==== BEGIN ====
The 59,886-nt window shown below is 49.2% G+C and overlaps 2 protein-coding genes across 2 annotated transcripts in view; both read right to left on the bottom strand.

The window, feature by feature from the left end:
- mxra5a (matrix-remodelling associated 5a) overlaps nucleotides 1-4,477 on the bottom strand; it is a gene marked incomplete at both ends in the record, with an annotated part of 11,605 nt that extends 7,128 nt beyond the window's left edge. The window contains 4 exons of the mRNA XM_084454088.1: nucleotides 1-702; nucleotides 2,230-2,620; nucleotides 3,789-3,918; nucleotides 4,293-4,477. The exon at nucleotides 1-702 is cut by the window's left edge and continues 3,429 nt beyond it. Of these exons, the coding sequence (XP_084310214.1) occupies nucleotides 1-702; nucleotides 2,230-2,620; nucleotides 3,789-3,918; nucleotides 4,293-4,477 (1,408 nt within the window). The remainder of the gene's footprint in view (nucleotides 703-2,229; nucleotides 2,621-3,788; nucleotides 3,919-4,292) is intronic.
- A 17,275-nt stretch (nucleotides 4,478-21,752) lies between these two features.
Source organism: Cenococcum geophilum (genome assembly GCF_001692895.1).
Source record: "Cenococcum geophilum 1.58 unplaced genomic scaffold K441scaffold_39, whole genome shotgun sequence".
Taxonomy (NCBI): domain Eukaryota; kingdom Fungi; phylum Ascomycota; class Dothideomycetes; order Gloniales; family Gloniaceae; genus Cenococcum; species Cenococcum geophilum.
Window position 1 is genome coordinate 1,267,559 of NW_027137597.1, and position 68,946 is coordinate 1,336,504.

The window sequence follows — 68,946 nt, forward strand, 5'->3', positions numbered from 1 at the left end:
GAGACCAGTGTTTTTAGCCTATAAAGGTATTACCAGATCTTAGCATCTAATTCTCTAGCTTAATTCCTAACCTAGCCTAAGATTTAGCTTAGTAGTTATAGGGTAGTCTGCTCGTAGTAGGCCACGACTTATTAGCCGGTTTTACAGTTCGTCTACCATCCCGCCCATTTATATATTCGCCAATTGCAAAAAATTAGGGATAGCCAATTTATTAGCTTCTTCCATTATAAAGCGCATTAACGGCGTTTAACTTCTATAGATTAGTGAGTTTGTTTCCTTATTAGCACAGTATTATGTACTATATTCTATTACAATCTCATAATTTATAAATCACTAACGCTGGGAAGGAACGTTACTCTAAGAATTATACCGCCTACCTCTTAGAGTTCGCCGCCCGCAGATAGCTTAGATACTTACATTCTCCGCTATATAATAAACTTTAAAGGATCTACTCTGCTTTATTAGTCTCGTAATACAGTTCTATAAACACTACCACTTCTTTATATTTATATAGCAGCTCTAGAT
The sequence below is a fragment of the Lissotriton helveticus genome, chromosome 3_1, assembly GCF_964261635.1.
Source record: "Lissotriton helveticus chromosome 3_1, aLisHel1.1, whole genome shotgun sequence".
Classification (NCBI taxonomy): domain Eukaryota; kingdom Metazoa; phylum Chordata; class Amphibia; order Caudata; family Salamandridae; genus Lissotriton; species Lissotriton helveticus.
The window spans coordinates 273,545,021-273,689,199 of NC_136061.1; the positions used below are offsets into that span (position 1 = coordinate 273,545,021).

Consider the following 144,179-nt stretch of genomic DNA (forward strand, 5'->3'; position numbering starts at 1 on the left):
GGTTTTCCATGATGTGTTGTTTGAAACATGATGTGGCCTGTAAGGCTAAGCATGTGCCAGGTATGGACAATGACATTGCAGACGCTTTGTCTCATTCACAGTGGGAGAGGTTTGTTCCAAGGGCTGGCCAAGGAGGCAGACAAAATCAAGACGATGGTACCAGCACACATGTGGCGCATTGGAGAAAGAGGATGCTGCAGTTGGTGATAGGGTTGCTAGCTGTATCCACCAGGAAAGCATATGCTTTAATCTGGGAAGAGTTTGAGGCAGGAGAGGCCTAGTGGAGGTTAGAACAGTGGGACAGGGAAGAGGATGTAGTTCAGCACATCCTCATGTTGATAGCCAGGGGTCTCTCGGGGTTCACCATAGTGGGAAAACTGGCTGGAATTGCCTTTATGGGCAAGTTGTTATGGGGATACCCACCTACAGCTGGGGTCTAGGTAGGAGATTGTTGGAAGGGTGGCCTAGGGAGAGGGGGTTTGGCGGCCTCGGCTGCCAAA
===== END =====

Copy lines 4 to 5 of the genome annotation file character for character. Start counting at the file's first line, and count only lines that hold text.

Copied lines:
- A 17,275-nt stretch (nucleotides 4,478-21,752) lies between these two features.
Source organism: Cenococcum geophilum (genome assembly GCF_001692895.1).